Diatomaceous Earth is an all-natural dust-like product you can use to eliminate sugar ants. It is a mechanical killer that consists of fossilized remains of diatoms, a type of hard-shelled algae, which slice through the exoskeletons of insects causing them to die of dehydration within 48 hours.

Baits. Another effective and convenient way to control some species of outdoor and indoor-nesting ants is with a granular bait product. Sprinkle the bait in small amounts beside outdoor ant mounds, along pavement cracks, and other areas where ants are nesting or trailing.

Indoor Ant Control

As mentioned earlier, prevention is a good way to start when controlling ants indoors. Outside the home, steps can be taken to prevent them from entering the home by caulking around door thresholds, windows, and openings where utility pipes and wires enter buildings. Sugar ants are small critters so make sure to seal even the smallest of cracks. 

Ant entry can also be reduced by spreading acephate dust, such as Hi-Yield Fire Ant Killer or Surrender around the perimeter of the home or building. This dust comes in a can with a foil lid you can poke holes in allowing for easy spreading. It doesn't take much. Just make a continual thin trail of the dust close to the wall around the perimeter of your home.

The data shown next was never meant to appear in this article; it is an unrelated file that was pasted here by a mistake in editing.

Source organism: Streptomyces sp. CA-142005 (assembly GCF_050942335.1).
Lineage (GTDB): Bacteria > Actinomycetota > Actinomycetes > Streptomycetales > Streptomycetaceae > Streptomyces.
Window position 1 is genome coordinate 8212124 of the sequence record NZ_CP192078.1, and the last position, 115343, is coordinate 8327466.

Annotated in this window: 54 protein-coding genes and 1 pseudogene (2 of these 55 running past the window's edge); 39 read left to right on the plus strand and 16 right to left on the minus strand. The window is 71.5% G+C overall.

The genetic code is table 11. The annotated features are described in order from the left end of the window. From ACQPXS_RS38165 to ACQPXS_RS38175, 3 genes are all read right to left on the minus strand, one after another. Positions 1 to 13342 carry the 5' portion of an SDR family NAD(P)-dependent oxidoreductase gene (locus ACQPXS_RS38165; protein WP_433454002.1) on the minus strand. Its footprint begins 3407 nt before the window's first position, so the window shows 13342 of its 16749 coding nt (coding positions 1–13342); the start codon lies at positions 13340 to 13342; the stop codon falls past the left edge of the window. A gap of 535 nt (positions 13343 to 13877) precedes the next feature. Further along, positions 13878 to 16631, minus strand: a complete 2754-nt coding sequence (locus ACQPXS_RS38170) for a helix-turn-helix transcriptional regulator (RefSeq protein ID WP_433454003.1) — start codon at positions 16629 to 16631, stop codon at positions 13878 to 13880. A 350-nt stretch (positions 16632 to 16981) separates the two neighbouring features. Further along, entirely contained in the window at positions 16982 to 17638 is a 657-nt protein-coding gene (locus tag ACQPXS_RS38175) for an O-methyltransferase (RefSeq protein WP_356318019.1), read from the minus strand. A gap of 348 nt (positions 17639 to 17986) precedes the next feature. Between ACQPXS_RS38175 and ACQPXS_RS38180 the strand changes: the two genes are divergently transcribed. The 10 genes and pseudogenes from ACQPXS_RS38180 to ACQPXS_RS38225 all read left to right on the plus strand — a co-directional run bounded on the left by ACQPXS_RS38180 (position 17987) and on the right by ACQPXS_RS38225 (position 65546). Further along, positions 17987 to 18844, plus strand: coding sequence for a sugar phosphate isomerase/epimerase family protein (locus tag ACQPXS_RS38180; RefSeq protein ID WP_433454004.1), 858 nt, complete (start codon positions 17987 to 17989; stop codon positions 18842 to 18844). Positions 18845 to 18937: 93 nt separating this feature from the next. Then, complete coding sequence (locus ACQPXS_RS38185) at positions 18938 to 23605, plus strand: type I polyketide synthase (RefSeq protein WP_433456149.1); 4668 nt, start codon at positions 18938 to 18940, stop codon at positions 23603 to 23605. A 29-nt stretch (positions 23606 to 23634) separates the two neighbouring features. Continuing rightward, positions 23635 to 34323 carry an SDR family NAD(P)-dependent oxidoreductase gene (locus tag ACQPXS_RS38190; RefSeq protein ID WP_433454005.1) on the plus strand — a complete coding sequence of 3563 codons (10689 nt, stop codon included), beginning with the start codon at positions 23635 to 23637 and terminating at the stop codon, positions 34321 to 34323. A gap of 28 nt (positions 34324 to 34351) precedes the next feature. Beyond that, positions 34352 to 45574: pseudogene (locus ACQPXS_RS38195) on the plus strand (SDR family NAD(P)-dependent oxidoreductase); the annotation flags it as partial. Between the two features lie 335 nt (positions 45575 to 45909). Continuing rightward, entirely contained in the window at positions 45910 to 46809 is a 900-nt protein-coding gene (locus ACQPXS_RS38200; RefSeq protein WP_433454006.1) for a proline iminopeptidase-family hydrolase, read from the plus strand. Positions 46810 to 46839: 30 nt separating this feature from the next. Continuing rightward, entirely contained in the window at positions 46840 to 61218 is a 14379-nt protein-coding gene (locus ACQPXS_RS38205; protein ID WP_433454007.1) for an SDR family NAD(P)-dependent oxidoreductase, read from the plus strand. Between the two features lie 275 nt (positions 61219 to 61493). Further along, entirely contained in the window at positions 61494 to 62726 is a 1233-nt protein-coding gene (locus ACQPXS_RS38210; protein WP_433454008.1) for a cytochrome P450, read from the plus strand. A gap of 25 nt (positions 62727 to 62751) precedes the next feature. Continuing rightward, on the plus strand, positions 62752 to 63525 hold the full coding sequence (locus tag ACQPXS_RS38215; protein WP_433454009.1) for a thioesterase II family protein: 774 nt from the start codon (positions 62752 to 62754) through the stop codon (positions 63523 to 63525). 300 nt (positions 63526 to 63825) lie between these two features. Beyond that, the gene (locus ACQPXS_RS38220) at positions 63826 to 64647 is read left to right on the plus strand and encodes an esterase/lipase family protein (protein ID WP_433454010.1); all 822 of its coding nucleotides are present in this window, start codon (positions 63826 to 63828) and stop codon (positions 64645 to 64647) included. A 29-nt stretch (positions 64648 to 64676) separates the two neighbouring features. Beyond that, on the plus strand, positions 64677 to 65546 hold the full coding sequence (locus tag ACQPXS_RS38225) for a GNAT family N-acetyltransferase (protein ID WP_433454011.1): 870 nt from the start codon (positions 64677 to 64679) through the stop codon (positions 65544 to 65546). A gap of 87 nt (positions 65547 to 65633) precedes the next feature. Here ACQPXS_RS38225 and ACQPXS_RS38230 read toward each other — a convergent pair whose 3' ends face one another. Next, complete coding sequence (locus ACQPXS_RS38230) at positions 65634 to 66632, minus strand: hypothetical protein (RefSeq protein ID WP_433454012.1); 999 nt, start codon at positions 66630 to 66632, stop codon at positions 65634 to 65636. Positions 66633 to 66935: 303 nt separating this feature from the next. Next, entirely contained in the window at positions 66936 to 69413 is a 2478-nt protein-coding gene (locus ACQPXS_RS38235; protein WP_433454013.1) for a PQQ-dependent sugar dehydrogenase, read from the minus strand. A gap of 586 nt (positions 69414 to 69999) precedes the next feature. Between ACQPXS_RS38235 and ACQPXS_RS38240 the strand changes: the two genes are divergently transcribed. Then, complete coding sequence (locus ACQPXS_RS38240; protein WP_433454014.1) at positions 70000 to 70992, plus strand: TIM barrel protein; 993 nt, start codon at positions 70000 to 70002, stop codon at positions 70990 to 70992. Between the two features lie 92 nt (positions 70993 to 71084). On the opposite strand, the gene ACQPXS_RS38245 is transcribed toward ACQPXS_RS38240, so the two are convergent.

Note: I don't recommend applying whole-yard granular insecticides as these methods seldom if ever work. If they've worked for you, fine...they just haven't worked that well for me. Too, whole-yard treatments will also eliminate beneficial ants and other beneficial insects that help to fend off damaging insects from your yard.

Methods for Indoor Ant Control

Baits Traps/Stations. The advantage in using baits is that foraging ants take the insecticide back to the nest and feed it to the queen(s) and other colony members. So, the ants you don't see will die as well. As a result, the entire colony is often destroyed. Most baits sold to homeowners come pre-packaged with the insecticide and food attractant confined within a plastic, child-resistant container. Your local grocery or hardware store should have these baits in stock. You'll want to place the bait traps beside the ant trails if possible. Remember to keep the traps out of reach of children and pets.